What Is The Real Reason People Don’t Finish The PCT?
The numbers don’t lie
Planning to hike the PCT this year has probably consumed your life for the past few months. Heck, it might even be the most defining thing you do in your life. Of course we all dream of completing our PCT hike, but what can we learn from those who were not as fortunate?
As a personal trainer, the lens that I look through to prepare for the PCT is a little different. I noticed an alarming trend the past few years: injuries. Although not completely avoidable, you can reduce your odds of injury with proper preparation. Below are some workouts that can be done to help build fitness levels (or maintain them) if you can’t hit the trails as often as you’d like.
Reading through Halfway Anywhere’s yearly PCT surveys, I see areas future hikers can target to help increase their odds of finishing. Looking at the reasons that hikers had to abandon their dreams of completing, injury consistently ranks at the top of the list:
- 2015: 38% ended early due to injury
- 2016: 48% ended early due to injury
- 2017: 29% ended early due to injury
Note: The reasons for leaving the trail statistic was first listed in 2015. What else? Respondents in each survey year listed above also wished they had trained more. Interestingly, eating healthier was also something survey respondents often listed as something they would have done differently.
Hindsight is 20/20, right? This is coming straight from our brothers and sisters who walked before us. Let’s heed their advice!
Beat The Odds
The rule of specificity for training goes like this: By training specifically for the event you wish to do well in, you must do that event. Riding your bike won’t make you better at hiking, it will make you a better bike rider. Sure, it will improve your cardiovascular fitness, but it will not target the muscles in the same manner as hiking would. If you want to hike better, hike more.
What if you can’t get out regularly to hike? Regularly mixing in weightlifting, body weight circuits, rowing, cycling, and running are your best bets. A better base level of fitness will mean less stress on your body when starting your hike.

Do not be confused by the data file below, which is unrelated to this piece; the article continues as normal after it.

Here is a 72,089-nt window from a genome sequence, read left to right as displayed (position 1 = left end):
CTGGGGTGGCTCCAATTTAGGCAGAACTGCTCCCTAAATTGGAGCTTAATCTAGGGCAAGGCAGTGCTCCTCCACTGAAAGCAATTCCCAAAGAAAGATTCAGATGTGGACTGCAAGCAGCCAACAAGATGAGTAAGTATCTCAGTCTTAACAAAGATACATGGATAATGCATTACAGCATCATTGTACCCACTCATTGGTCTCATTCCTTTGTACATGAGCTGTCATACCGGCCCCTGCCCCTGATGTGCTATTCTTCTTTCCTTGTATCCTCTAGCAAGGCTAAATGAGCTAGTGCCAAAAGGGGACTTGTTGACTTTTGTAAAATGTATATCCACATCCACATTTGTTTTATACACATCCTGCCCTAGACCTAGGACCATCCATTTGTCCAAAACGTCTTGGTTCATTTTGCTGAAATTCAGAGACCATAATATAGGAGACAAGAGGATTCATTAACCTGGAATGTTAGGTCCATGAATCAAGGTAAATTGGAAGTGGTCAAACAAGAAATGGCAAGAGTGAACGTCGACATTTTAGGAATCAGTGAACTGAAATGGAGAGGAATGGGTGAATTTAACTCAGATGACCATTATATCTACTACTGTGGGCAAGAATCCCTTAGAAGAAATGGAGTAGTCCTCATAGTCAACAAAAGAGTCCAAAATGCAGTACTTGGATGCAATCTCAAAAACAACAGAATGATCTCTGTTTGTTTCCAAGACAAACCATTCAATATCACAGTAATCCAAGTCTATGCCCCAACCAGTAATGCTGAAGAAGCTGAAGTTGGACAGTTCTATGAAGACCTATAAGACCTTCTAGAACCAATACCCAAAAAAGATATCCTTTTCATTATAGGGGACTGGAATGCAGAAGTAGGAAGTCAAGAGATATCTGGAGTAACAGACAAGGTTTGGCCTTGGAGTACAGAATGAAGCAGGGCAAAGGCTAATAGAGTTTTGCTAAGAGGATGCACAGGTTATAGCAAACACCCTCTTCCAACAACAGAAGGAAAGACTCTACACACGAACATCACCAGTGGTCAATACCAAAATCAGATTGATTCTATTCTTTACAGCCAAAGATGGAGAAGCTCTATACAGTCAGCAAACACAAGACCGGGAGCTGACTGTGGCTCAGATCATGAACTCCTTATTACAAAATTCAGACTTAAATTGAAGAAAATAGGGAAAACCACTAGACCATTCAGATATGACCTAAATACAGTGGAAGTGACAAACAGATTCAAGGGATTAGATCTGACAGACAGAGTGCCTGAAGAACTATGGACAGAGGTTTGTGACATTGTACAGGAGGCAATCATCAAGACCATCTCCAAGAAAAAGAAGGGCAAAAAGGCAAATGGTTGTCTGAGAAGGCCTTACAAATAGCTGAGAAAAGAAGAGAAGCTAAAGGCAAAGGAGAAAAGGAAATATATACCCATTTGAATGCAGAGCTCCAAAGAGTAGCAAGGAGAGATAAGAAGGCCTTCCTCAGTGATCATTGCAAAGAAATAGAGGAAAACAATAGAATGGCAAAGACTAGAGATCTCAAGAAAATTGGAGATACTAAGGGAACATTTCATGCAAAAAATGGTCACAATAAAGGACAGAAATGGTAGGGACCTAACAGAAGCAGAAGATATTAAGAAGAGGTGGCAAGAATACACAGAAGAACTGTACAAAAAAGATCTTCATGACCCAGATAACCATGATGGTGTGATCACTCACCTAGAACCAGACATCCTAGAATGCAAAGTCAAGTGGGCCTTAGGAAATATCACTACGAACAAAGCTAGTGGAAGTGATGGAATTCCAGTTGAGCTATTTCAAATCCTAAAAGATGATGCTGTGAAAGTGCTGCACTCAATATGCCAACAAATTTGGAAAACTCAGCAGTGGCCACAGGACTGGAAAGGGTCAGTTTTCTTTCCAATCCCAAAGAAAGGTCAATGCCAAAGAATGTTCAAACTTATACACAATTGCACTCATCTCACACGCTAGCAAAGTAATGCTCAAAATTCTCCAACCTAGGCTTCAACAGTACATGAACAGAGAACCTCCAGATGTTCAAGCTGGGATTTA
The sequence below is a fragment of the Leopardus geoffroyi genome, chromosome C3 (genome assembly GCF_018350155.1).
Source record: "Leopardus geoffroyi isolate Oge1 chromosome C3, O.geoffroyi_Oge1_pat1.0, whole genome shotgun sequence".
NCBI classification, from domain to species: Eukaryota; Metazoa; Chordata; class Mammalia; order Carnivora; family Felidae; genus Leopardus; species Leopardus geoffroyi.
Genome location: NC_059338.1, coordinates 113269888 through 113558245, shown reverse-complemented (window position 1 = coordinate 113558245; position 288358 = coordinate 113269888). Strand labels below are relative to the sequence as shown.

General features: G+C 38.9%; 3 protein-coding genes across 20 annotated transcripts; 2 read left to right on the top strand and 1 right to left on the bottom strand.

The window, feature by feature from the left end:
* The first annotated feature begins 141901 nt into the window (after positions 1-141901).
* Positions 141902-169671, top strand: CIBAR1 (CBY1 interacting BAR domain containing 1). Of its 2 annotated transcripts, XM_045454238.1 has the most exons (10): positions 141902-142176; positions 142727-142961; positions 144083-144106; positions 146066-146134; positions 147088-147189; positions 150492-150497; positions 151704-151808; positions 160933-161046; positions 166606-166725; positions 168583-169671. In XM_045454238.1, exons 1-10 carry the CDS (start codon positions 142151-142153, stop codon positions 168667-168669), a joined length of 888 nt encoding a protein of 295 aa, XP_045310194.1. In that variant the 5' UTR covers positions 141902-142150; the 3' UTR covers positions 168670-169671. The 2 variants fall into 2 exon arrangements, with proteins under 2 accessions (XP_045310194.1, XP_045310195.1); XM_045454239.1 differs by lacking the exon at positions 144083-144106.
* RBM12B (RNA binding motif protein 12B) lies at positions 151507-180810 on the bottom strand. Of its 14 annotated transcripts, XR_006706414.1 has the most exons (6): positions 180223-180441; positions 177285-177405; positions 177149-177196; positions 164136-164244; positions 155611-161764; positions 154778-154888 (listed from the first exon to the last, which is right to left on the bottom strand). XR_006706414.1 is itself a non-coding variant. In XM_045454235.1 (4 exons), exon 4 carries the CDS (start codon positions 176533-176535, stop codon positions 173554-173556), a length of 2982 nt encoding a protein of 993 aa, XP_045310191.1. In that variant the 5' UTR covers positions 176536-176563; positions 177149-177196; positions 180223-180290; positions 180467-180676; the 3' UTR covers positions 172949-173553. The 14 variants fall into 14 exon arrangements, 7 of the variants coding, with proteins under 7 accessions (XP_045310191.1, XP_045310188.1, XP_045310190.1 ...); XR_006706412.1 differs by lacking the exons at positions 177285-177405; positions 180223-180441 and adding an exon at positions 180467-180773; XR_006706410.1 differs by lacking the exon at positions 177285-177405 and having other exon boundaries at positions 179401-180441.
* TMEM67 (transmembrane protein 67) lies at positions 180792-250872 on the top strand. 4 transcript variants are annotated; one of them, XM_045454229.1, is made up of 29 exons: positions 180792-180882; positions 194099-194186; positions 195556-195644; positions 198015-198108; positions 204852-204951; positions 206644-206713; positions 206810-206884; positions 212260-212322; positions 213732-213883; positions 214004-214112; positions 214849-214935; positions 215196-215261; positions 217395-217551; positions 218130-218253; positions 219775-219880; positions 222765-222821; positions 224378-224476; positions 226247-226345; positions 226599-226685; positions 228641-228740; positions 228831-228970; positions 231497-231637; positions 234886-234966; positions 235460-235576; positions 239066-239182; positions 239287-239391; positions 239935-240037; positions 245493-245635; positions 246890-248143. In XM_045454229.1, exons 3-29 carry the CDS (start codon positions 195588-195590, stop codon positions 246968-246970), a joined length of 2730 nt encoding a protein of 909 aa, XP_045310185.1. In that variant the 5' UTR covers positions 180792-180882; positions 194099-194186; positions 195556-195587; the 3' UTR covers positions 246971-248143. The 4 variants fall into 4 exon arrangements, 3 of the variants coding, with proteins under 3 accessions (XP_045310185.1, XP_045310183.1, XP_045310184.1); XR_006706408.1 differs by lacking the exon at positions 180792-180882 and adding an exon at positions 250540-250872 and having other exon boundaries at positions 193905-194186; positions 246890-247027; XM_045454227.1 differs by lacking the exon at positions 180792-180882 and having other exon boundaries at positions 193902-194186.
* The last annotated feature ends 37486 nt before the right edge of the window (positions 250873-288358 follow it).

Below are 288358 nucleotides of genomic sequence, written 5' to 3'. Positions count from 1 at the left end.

That means reduced physical stress and thus, less risk of injury.
The adaptive stress of exercise strengthens tendons, ligaments, muscle, and bone. It also helps with balance and stability, which is a nice bonus. Think of exercise and training as your homework before the test of the PCT. To remove the barrier of not having exercise equipment, most of these workouts below can be done with just your body. With that in mind, here are some ideas to help fine-tune your training.
These are easy, quick and very effective. Tabata has been proven to increase the body’s cardiovascular endurance and efficiency with high output activities, like hiking. This is otherwise known as VO2 max. For Tabata, you perform an exercise for 20 seconds, rest for 10 seconds and repeat that exercise for seven more rounds. Complete as many repetitions of the exercise during each round as possible. After eight total rounds, rest one minute and then move on to the next exercise. Total workout time is 20 minutes with rest included. Here is a sample workout for hiking:
Any exercise substitution works well here: rowing, pull-ups, sprints, sled pushes, jump rope, bike sprints, box jumps, kettlebell swings, or stair stepping to name a few.
Body Weight Circuits
Here is a workout from a popular fitness community that is as basic as it is sinister. Set a clock for 20 minutes and complete as many rounds as possible before time is up. Each round consists of the following:
- 5 pull-ups
- 10 push-ups
- 15 air squats
Lunge Into A Strong Body
Another easy workout that helps keep legs and core ready for long hikes and big hills is track lunges. Head to a local track and lunge around. It’s that simple. An outside lane lap will net you about 420 to 440 lunges, inner lane around 340 to 360 depending on your stride. Use your lunge time wisely. Put on a podcast, listen to an audiobook, or learn a language while lunging.
Start with a half lap and work your way up. Want to make it spicy? Add your loaded backpack or a 20-pound weight vest for more stimulus. You can also add in 3-5 push-ups at every lane mark you come across and you have a proper full body destroyer. You have been warned.
Realistically, you can’t really train for hiking 18 miles a day, unless you are actually hiking 18 miles day after day. Starting our hike March 22, we know that we have more than enough time to finish the trail. Our plan is to start out with shorter mileage days and slowly add distance as our bodies adjust.
We have planned, saved our money, researched our gear and invested ourselves physically and mentally. Health and wellness is a priority for Sarah and me, and it will remain a focus while on the PCT.
For us, that means working on reducing inflammation, stretching and massaging out tissues daily. Look for a future post on ways we plan to address stretching, tissue maintenance and keeping inflammation at bay during our hike. Happy trails, friends!
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